The main object of criminal law is to protect society against offenders and law-breakers. To fulfil this object law holds out threats of penalties to prospective lawbreakers and also make the actual offenders suffer the prescribed punishments for their crimes. Criminal law consists of both the substantive criminal law and the procedural criminal law. Substantive criminal law gives the definition of offences and also prescribes punishments for the same, while the procedural law prescribes the procedure to administer the substantive law. The principal statues which deals with administration of criminal justice in our country are criminal procedure code i.e.
B. Restorative Justice There is some theoretical ambiguity in the meaning of Restorative Justice in spite of the many definitions and studies done on the subject. Restorative Justice has been defined as “an ethos with practical goals, among which to restore harm by including affected parties in a (direct or indirect) encounter and a process of understanding through voluntary and honest dialogue.” It is primarily concerned with the reinstatement of victims to life before the crime, restoration of the Offender to a well behaved and lawful life, restoration of the injury caused to the community and the creation of a better society in the present and the future. Restorative Justice is not easily defined because it covers a wide range of practices introduced at different stages of the criminal process, including diversion from prosecution, actions analogous with court decisions and meetings between victims and offenders at any stage of the criminal process. One widely-accepted definition of restorative justice was put forward by Tony Marshall which was also accepted by the United Nations Working Party on Restorative Justice, defined restorative justice as; “a process whereby all parties with a stake in a particular offence come together to resolve collectively how to deal with the aftermath of an offence and its implications for the future.” Zehr refined Marshall’s definition in the following way; “Restorative Justice is a process to involve, to the extent possible,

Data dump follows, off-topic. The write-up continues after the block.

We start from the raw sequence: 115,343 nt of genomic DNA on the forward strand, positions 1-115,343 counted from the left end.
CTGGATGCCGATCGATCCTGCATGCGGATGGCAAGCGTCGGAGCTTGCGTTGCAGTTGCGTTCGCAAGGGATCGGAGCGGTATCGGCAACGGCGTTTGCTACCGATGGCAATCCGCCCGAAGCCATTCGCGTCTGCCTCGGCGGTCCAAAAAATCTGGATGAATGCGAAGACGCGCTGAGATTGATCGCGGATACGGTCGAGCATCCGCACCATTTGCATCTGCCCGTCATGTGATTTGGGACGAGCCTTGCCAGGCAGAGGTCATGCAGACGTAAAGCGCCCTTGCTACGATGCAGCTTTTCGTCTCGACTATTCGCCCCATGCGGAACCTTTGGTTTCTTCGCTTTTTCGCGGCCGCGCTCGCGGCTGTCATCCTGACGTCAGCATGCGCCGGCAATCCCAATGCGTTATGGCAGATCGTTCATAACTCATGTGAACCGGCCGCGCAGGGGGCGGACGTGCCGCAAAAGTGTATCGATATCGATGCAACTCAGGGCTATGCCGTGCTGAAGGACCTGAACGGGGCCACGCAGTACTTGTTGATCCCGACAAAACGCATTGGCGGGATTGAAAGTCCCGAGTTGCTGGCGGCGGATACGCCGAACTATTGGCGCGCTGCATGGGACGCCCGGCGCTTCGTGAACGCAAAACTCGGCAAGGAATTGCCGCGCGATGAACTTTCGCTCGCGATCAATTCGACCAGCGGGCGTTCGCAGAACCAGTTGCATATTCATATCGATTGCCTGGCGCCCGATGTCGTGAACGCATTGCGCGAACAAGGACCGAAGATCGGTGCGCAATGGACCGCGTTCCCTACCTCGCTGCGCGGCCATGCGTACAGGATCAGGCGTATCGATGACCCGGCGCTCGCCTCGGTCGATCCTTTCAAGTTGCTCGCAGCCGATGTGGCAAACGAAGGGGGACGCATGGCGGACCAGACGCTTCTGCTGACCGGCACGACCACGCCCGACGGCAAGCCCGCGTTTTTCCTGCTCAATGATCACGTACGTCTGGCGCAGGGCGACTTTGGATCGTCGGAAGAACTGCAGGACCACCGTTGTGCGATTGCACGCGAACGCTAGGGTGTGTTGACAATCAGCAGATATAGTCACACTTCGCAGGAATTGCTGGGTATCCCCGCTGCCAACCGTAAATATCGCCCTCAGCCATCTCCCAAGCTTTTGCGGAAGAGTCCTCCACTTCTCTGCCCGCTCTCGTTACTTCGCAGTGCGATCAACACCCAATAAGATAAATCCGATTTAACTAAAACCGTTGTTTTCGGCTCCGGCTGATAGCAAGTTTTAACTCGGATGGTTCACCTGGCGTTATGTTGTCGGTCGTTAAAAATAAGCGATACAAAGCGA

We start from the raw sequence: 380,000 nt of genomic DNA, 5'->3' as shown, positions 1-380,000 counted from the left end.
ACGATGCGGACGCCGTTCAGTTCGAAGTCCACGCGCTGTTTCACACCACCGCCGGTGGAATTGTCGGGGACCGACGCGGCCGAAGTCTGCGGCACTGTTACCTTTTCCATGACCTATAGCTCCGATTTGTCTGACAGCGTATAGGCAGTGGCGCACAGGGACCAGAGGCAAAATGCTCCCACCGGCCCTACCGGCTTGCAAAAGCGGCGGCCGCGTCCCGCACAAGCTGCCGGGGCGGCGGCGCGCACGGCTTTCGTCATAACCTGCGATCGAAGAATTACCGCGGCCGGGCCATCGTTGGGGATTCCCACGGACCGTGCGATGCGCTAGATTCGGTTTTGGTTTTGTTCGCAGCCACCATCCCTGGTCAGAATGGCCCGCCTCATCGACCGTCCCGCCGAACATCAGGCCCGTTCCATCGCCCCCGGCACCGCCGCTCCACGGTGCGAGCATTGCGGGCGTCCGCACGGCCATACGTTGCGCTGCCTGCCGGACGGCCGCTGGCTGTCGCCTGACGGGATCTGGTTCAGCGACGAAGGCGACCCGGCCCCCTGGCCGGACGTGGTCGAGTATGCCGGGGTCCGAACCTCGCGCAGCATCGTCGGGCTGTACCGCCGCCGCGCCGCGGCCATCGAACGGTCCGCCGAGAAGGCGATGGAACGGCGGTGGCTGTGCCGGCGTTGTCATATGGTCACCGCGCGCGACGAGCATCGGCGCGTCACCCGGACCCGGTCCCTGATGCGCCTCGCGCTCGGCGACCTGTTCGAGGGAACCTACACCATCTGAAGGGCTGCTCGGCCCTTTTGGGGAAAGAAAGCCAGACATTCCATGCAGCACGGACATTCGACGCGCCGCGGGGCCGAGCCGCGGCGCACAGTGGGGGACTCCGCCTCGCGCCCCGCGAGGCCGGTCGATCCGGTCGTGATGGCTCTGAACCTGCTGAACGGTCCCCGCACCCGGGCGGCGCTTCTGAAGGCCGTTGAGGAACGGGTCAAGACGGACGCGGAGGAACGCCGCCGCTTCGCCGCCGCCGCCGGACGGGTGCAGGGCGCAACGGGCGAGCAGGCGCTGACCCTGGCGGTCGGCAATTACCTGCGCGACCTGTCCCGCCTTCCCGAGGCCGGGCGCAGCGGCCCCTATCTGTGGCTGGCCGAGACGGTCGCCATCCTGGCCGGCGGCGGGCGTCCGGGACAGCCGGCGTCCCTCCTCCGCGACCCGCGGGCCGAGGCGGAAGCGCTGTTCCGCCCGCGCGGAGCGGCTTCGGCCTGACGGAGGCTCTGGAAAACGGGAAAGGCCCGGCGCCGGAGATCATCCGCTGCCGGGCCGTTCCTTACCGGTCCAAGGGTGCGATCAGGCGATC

The purpose of law is that it is to maintain public order and social order in the country to ensure peace and security and to provide protection for people’s right such as life, liberty and property. Law can be distinguished between criminal and civil law. The criminal law is also known as public law which is designed to enforce or prevent certain types of behavior which can cause harm to society and to punish the offenders. If a person is charged for an offence under the criminal law, the state will intervene to prosecute the offender. If the person is found guilty of a crime, he will be punished by the state.
Laws define what is criminal, but it is up to the criminal justice system, and those who work within it, to interpret those laws when dealing out punishments (Goff, 2013: 29). Procedural law on the other hand, is how those laws defined in substantive criminal law get enforced. It is the criminal justice processes that an offender goes through, and includes safeguards to protect the accused as they make their way through these processes (rules of evidence, law of search and seizure, and right to counsel are the examples given). Procedural criminal law is often referred to as due process, but in the Charter of Rights and
Sociology of Law and Order Introduction The act of examining why people commit crime is very vital because it assists in knowing how crime is handled. Because of this, many theories have come up that try to explain why crime occurs and the possible remedies to the causes. When crime is committed, every society would have its own way of framing laws that can be used to punish lawbreakers. Thus, the kind of punishment given to a criminal depends on the society one is living in. what becomes obvious is that no matter what punishment the society gives, the decision is affected by theories of punishment.